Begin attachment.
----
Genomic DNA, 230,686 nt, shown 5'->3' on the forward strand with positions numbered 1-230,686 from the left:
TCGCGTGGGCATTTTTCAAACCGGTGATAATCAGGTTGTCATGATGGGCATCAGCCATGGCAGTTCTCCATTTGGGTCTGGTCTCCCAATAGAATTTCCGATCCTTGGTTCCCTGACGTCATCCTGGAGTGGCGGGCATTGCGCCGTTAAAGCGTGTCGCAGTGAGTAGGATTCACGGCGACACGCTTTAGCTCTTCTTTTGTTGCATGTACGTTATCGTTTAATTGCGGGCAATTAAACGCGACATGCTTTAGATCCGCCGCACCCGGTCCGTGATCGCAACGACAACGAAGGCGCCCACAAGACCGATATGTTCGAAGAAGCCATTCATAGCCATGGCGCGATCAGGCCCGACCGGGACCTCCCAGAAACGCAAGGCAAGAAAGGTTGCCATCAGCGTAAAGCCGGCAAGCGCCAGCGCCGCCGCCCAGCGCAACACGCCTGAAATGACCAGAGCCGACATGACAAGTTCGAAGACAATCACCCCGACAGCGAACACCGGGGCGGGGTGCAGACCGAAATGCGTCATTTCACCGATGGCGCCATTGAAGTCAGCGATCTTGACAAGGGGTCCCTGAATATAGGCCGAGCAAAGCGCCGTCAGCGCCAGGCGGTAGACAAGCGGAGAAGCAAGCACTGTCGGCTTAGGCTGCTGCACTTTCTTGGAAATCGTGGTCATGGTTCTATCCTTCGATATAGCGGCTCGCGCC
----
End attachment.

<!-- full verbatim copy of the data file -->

Genomic DNA, 230,686 nt, shown 5'->3' on the forward strand with positions numbered 1-230,686 from the left:
TCGCGTGGGCATTTTTCAAACCGGTGATAATCAGGTTGTCATGATGGGCATCAGCCATGGCAGTTCTCCATTTGGGTCTGGTCTCCCAATAGAATTTCCGATCCTTGGTTCCCTGACGTCATCCTGGAGTGGCGGGCATTGCGCCGTTAAAGCGTGTCGCAGTGAGTAGGATTCACGGCGACACGCTTTAGCTCTTCTTTTGTTGCATGTACGTTATCGTTTAATTGCGGGCAATTAAACGCGACATGCTTTAGATCCGCCGCACCCGGTCCGTGATCGCAACGACAACGAAGGCGCCCACAAGACCGATATGTTCGAAGAAGCCATTCATAGCCATGGCGCGATCAGGCCCGACCGGGACCTCCCAGAAACGCAAGGCAAGAAAGGTTGCCATCAGCGTAAAGCCGGCAAGCGCCAGCGCCGCCGCCCAGCGCAACACGCCTGAAATGACCAGAGCCGACATGACAAGTTCGAAGACAATCACCCCGACAGCGAACACCGGGGCGGGGTGCAGACCGAAATGCGTCATTTCACCGATGGCGCCATTGAAGTCAGCGATCTTGACAAGGGGTCCCTGAATATAGGCCGAGCAAAGCGCCGTCAGCGCCAGGCGGTAGACAAGCGGAGAAGCAAGCACTGTCGGCTTAGGCTGCTGCACTTTCTTGGAAATCGTGGTCATGGTTCTATCCTTCGATATAGCGGCTCGCGCC